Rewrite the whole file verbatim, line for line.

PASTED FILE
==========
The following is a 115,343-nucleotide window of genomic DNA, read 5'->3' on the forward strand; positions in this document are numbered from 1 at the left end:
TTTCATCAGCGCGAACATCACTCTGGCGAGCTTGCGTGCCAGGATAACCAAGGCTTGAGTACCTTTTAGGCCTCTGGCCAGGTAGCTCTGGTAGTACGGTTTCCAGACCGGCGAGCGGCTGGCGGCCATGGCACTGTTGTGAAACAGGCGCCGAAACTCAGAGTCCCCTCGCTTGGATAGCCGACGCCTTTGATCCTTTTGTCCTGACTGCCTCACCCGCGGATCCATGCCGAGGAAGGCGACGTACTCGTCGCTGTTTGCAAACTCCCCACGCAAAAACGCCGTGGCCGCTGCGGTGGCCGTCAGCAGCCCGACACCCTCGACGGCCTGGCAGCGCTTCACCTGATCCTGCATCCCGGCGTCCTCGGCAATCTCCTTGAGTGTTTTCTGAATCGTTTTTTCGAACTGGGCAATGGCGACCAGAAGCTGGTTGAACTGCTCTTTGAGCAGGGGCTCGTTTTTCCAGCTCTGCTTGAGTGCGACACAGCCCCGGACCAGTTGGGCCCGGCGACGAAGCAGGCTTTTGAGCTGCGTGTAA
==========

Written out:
The following is a 115,343-nucleotide window of genomic DNA, read 5'->3' on the forward strand; positions in this document are numbered from 1 at the left end:
TTTCATCAGCGCGAACATCACTCTGGCGAGCTTGCGTGCCAGGATAACCAAGGCTTGAGTACCTTTTAGGCCTCTGGCCAGGTAGCTCTGGTAGTACGGTTTCCAGACCGGCGAGCGGCTGGCGGCCATGGCACTGTTGTGAAACAGGCGCCGAAACTCAGAGTCCCCTCGCTTGGATAGCCGACGCCTTTGATCCTTTTGTCCTGACTGCCTCACCCGCGGATCCATGCCGAGGAAGGCGACGTACTCGTCGCTGTTTGCAAACTCCCCACGCAAAAACGCCGTGGCCGCTGCGGTGGCCGTCAGCAGCCCGACACCCTCGACGGCCTGGCAGCGCTTCACCTGATCCTGCATCCCGGCGTCCTCGGCAATCTCCTTGAGTGTTTTCTGAATCGTTTTTTCGAACTGGGCAATGGCGACCAGAAGCTGGTTGAACTGCTCTTTGAGCAGGGGCTCGTTTTTCCAGCTCTGCTTGAGTGCGACACAGCCCCGGACCAGTTGGGCCCGGCGACGAAGCAGGCTTTTGAGCTGCGTGTAA